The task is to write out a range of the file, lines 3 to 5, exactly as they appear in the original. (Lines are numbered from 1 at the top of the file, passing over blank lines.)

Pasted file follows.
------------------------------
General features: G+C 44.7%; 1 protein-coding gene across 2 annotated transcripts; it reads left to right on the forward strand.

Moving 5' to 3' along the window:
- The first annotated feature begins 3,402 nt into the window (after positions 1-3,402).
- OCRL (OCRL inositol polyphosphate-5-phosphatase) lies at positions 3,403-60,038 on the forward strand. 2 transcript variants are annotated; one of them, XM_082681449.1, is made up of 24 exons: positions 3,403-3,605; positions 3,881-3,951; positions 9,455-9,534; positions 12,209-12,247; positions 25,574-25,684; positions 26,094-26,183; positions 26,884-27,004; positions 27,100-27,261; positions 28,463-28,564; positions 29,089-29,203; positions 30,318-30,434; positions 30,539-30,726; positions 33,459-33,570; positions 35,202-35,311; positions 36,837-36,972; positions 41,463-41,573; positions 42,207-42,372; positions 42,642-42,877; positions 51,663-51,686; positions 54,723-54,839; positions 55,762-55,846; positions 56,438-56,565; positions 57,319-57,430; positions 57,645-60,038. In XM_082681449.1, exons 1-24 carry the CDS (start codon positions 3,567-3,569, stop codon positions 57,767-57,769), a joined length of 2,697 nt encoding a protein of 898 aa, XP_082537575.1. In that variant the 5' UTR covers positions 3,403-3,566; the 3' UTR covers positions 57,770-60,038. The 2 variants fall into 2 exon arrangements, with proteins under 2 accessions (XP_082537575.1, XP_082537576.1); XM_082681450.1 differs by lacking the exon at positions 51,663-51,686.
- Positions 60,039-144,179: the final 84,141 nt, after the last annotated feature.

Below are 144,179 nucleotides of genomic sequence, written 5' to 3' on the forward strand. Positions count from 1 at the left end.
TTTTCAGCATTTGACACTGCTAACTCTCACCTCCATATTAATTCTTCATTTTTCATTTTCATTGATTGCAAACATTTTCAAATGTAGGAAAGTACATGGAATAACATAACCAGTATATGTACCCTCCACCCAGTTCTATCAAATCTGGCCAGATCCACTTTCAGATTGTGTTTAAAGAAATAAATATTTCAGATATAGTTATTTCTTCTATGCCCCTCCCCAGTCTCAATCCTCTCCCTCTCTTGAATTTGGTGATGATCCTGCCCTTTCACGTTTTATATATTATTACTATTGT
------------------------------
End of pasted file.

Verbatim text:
- The first annotated feature begins 3,402 nt into the window (after positions 1-3,402).
- OCRL (OCRL inositol polyphosphate-5-phosphatase) lies at positions 3,403-60,038 on the forward strand. 2 transcript variants are annotated; one of them, XM_082681449.1, is made up of 24 exons: positions 3,403-3,605; positions 3,881-3,951; positions 9,455-9,534; positions 12,209-12,247; positions 25,574-25,684; positions 26,094-26,183; positions 26,884-27,004; positions 27,100-27,261; positions 28,463-28,564; positions 29,089-29,203; positions 30,318-30,434; positions 30,539-30,726; positions 33,459-33,570; positions 35,202-35,311; positions 36,837-36,972; positions 41,463-41,573; positions 42,207-42,372; positions 42,642-42,877; positions 51,663-51,686; positions 54,723-54,839; positions 55,762-55,846; positions 56,438-56,565; positions 57,319-57,430; positions 57,645-60,038. In XM_082681449.1, exons 1-24 carry the CDS (start codon positions 3,567-3,569, stop codon positions 57,767-57,769), a joined length of 2,697 nt encoding a protein of 898 aa, XP_082537575.1. In that variant the 5' UTR covers positions 3,403-3,566; the 3' UTR covers positions 57,770-60,038. The 2 variants fall into 2 exon arrangements, with proteins under 2 accessions (XP_082537575.1, XP_082537576.1); XM_082681450.1 differs by lacking the exon at positions 51,663-51,686.
- Positions 60,039-144,179: the final 84,141 nt, after the last annotated feature.